On a brighter note, there are some AI startups like Eleven Labs which are doing well. We do a lot of AI research, but turning it into something commercial is a challenge. There's money available for AI projects in places like PARP (government agency), but the paperwork required is massive, so you have to consider if you are down to take on a lot of bureaucratic risk.
I think that even though so far we've (as in Polish engineers) mostly worked for Western European and US companies, we've learned a lot. With a bit of optimism, we can use that experience and money to figure out how to build our AI scene. So surely, I’m curious of what’s coming. And happy to contribute.
What you should do to gain the most out of AI development?
With the rapid development of AI it is easy to miss out on different upcoming opportunities. Here is what I think is useful to think of to gain the most out of this technological breakthrough in the context of this debate:
Explore private and government initiatives to fund your AI projects.
Be mindful of the consequences of getting funding. As a specialist, you can bootstrap a small product as well.
Stay informed about new AI solutions, but avoid getting swept up in the hype.
Keep an eye on government regulations that could impact your rights and business.
Looking for Job Opportunities:
Look for emerging roles in the AI industry and find your niche.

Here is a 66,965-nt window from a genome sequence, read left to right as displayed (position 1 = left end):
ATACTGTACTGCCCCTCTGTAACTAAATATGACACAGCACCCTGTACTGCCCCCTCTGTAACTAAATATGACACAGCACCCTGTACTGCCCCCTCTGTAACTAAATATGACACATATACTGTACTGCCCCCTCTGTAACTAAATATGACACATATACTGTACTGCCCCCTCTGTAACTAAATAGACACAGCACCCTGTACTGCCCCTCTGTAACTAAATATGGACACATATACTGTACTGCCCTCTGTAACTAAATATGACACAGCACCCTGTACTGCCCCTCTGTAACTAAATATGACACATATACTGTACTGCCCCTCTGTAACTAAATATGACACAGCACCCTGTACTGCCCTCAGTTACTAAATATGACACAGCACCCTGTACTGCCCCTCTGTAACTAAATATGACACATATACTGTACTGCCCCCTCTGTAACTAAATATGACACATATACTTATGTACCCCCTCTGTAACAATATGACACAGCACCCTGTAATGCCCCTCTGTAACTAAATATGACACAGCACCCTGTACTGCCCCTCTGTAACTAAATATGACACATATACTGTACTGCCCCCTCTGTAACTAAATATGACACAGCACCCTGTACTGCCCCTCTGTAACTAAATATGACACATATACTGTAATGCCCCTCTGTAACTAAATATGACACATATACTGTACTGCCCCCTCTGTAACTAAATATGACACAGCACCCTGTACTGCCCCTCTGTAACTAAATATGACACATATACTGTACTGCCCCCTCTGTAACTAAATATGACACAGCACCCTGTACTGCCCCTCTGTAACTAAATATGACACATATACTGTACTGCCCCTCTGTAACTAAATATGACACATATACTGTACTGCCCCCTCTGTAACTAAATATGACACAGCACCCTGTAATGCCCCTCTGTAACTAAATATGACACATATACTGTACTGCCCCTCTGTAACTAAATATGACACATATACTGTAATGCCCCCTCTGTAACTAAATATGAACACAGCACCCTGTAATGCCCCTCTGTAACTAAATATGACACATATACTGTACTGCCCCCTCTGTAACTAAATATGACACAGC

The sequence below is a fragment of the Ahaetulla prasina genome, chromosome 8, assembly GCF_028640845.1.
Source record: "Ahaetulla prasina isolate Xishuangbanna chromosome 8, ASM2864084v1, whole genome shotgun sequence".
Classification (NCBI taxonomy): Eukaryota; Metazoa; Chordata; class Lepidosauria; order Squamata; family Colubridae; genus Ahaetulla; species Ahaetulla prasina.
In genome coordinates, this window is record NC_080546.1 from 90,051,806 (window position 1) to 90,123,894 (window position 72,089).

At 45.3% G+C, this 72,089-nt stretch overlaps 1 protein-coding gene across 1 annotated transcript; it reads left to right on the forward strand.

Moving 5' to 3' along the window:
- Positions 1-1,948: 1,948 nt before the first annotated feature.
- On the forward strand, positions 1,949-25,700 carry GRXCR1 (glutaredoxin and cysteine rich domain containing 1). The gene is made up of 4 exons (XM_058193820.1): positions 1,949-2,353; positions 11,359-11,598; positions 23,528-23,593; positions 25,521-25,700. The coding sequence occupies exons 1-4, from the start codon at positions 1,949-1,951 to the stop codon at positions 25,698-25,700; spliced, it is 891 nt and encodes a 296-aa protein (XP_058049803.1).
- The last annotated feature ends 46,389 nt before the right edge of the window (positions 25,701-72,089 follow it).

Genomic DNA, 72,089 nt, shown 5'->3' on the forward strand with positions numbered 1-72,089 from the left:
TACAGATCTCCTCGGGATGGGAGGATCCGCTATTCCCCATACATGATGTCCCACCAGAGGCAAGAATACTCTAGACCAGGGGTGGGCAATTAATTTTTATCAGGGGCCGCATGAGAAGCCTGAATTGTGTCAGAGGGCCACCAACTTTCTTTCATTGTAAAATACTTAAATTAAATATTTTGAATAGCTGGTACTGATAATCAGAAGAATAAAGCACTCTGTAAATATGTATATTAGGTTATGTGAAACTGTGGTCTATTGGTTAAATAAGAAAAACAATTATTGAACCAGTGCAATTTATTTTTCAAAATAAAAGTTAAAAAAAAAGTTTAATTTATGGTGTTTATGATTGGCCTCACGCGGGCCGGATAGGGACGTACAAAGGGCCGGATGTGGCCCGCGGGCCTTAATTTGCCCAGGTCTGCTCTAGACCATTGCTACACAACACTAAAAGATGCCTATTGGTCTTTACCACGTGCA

Use AI tools to streamline tasks, as companies are still trying to integrate AI.
Thinking of Privacy:
Protect your data by applying privacy settings in AI chat applications. Pay for avoiding your data to be used for training.
Balancing Personalization and Automation:
Use AI for content creation but not in a direct way. Be inspired. Get criticism. Always add value.
Always check the quality and relevance of AI-generated content.
Approach AI tools with caution, they make mistakes with striking confidence.
AI development is unavoidable. It is better to prepare ourselves for it rather than avoid the topic or threaten the society with a possible danger of new technologies. This technological revolution can be different than others, but fear mongers have been among us since the beginning of humanity. Sure, regulations are needed and we need to protect societies from AI-driven collapse but decisions should be evidence-based, not fear-driven.
From my personal perspective I hope to see Poland becoming more active in establishing AI laws and I'm closely watching any new regulations coming out which might affect me personally and professionally.
I think the best thing we can do right now is educate ourselves and try to gain the most out of the whole thing. It is silly to let some of the opportunities pass us by and not use the whole potential (generative) AI has to offer.
Your thoughts? More worried or excited? Regulation: BS or necessity?